Zachris Topelius

Zachris Topelius
Born Zacharias Topelius
(1818-01-14)14 January 1818
Kuddnäs, near Nykarleby
Died 12 March 1898(1898-03-12) (aged 80)
Sipoo, Grand Duchy of Finland, the Russian Empire (now Finland)
  • Historian
  • Poet
Language Swedish
Nationality Finnish

Zachris Topelius (Swedish pronunciation: [ˈsakrɪs tɔˈpeːlɪʊs]; 14 January 1818  12 March 1898) was a Swedish-speaking Finnish author, journalist, historian, and rector of the University of Helsinki who wrote novels related to Finnish history in Swedish.

Life and career

Zacharias is his baptismal name, and this is used on the covers of his printed works. However, "he himself most often used the abbreviation Z. or the form Zachris, even in official contexts", as explained in the National Biography of Finland. Zachris is therefore the preferred form used in recent academic literature about him.[1]

The original name of the Topelius family was the Finnish name Toppila which had been Latinized to Toppelius by the author's grandfather's grandfather and later changed to Topelius. Topelius was born at Kuddnäs, near Nykarleby in Ostrobothnia, the son of a physician of the same name (Zacharias Topelius the Elder), who was distinguished as the earliest collector of Finnish folk-songs.[2] As a child he heard his mother, Katarina Sofia Calamnius, sing the songs of the Finnish-Swedish poet Franzén. At the age of eleven, he was sent to school in Oulu and boarded with relatives in the possession of a lending library, where he nurtured his fantasy with the reading of novels.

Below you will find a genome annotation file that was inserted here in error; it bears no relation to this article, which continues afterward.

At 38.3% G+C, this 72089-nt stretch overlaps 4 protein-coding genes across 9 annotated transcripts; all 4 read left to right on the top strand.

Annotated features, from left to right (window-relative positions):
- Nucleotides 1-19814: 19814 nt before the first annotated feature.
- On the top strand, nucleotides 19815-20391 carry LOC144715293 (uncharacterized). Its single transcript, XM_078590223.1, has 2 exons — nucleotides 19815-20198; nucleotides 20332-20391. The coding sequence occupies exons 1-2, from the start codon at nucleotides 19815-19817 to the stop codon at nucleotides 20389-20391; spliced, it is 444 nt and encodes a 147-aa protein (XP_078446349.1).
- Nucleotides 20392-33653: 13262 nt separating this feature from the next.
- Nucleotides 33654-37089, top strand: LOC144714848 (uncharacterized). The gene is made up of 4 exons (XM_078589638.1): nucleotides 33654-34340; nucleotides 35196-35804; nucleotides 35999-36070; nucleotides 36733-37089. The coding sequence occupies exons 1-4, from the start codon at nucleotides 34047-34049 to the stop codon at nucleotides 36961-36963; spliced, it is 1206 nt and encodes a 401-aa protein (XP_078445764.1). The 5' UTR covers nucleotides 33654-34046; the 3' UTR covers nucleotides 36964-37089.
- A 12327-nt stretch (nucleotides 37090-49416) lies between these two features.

He came to Helsinki in 1831 and became a member of the circle of young nationalist men surrounding Johan Ludvig Runeberg, in whose home he stayed for some time. Topelius became a student at the Imperial Alexander University of Finland in 1833, received his master's degree (cand. philol.) in 1840, the Licentiate degree in history in 1844 and his PhD in 1847, having defended a dissertation titled De modo matrimonia jungendi apud fennos quondam vigente ("About the custom of marriage among the ancient Finns"). Besides history, his academic studies had for periods been devoted both to Theology and Medicine. He was secretary of Societas pro fauna et flora fennica 1842–1846, was employed by the university library 1846–1861, and taught History, Statistics and Swedish at the school Helsingfors lyceum during the same period.

Through the intervention of a friend, Fredrik Cygnæus, Topelius was named professor extraordinary of the History of Finland at the University in 1854. He was made first ordinary professor of Finnish, Russian and Nordic history in 1863, and exchanged this chair for the one in general history in 1876. He was rector of the university from 1875 until 1878, when he retired as Emeritus Professor and received the title of verkligt statsråd (Russian: действительный статский советник; literally "state councillor", a Russian honorary title).

Grave of Topelius in Helsinki